NeoCon Classic Horror #33
January 2013, $4.99, eBook
Reviewed by Michael R. Collings
I’ve enjoyed reading Matthew Costello’s fiction since I met him at HorrorCon ’89, a celebration of all things horror held at the Stanley Hotel in Estes CO, the birthplace, as it were, of Stephen King’s The Shining. I purchased Beneath Still Waters there, completed it long before the return plane ride home, and made a mental note to watch for his name on books in the future. I haven’t read everything of his, not by a far stretch, but everything I have read has been interesting, engaging, and satisfying…including perhaps my favorite of his things to date, Wurm (1991).
I somehow missed the sequel to that remarkable novel when it first appeared in 1993, however; but now I’ve had the opportunity to make up for that loss by reading the Kindle edition of Garden, published this year by NeoCon E-books.
At the end of Wurm—as F. Paul Wilson points out in his introduction to Garden, itself an enormously evocative title—the eponymous worms, deep-sea creatures inhabiting essentially uninhabitable areas near ocean vents, threatened to take over earth’s waterways, but hadn’t…yet.
In Garden, they have. Water has become a frighteningly dangerous element; even to approach a beach is a prima facie justification for immediate execution by vigilant air patrols. New York has been cordoned off and substantially given over to the invading worms and their hosts; the few uninfected human remaining live in constant fear of a horrible death. Even inland cities along waterways have become infected, to the point that the possibility of human annihilation is terrifyingly real.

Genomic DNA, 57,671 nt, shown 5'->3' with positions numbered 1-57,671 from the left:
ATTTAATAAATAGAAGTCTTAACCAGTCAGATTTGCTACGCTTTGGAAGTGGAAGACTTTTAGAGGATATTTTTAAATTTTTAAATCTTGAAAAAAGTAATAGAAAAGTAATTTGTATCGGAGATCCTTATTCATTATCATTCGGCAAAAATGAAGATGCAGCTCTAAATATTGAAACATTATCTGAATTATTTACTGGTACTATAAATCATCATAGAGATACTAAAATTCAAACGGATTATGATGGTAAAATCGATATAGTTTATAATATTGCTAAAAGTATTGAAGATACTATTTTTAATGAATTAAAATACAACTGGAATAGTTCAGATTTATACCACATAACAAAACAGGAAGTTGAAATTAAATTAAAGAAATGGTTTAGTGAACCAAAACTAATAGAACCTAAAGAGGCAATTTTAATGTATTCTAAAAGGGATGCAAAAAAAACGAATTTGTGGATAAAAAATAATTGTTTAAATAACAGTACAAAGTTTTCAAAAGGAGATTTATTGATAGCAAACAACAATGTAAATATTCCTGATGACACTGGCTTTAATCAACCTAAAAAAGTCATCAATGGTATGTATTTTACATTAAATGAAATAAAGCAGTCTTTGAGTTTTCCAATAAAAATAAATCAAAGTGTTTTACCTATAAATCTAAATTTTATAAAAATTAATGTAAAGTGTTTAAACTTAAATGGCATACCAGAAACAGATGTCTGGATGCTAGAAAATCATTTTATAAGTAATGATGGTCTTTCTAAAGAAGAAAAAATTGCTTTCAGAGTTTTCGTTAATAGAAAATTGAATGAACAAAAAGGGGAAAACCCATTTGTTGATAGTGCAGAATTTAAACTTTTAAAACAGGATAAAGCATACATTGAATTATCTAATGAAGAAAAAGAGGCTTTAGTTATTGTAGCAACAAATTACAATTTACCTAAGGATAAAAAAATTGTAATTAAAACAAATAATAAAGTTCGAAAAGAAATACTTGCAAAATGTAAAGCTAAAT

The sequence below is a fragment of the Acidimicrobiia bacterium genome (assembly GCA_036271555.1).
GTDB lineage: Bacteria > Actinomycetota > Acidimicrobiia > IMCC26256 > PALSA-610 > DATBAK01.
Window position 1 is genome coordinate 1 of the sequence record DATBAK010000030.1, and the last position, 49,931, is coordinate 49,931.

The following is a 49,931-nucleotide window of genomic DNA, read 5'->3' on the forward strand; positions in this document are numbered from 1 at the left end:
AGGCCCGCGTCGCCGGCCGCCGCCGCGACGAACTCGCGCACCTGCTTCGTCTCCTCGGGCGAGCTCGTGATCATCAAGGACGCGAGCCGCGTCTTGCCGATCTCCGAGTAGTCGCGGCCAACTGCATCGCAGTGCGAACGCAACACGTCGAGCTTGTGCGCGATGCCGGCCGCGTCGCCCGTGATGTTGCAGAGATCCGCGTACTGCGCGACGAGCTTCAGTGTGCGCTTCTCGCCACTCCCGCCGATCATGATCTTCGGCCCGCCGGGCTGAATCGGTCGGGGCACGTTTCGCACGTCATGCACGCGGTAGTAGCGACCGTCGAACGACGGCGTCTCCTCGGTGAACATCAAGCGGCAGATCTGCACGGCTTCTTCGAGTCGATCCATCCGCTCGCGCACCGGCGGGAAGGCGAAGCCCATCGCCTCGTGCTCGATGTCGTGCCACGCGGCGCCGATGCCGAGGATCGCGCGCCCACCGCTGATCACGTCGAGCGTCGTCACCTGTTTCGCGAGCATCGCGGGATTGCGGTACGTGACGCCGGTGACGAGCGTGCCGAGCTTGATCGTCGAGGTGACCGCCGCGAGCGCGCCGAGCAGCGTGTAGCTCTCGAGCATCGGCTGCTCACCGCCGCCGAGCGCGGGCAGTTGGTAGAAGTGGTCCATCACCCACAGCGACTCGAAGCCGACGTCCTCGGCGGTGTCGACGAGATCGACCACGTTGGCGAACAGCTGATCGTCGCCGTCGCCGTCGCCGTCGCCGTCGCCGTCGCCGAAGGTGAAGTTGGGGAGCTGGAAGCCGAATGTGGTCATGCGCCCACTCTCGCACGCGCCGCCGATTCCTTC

Jo Cross, her father Michael, Father Farrand, and other survivors from Wurm return in Garden, set five years after the initial outbreak. They are still battling against incursions by the voracious creatures, still turning to science for answers that will save humanity…and not finding them. Approach after approach, test after test has failed to offer any hope.
And then, at the height of the crisis, several people—including Jo, Michael, and Father Farrand—notice something that has gone unremarked for half a decade; and in that discovery, they are convinced, lies the key to everything. Michael agrees to enter New York to search for more information; Father Farrand begins to realize that science is not going to be sufficient for humanity’s survival; and Jo…, well, Jo experiences a horrific dream that provides her with all of the knowledge she needs to go in search of her father and try to save him.
Garden certainly has its share of monsters: the worms themselves and their gaping, red-tined maws; the infected humans spurred by a devastating hunger to feed on their fellows, and more; and something else, something new. Wurm rested in part on a neo-Lovecraftian sense that the worms were simultaneously terrestrial and much, much more. In Garden, that sense becomes overt.
As it does, the novel touches upon, then embraces, one of my favorite elements of horror fiction, one frequently ignored in quests for more blood and more guts: If there is great evil, there must also be great good. This realization alters everything in Garden and allows it to rise above typical Lovecraftian Great Old Ones-trying-to-take-over-the-Earth and deal with underlying, more fundamental issues. It is to Costello’s credit that he manages to make the full actualization of that premise jibe perfectly with the storyline. Those who have survived the initial attacks have done so for a reason, and understanding that reason leads to a final resolution.
The novel is taut, suspenseful, with frequently intercut passages following several characters, all bent upon the same thing: survival, for themselves and for those they love.
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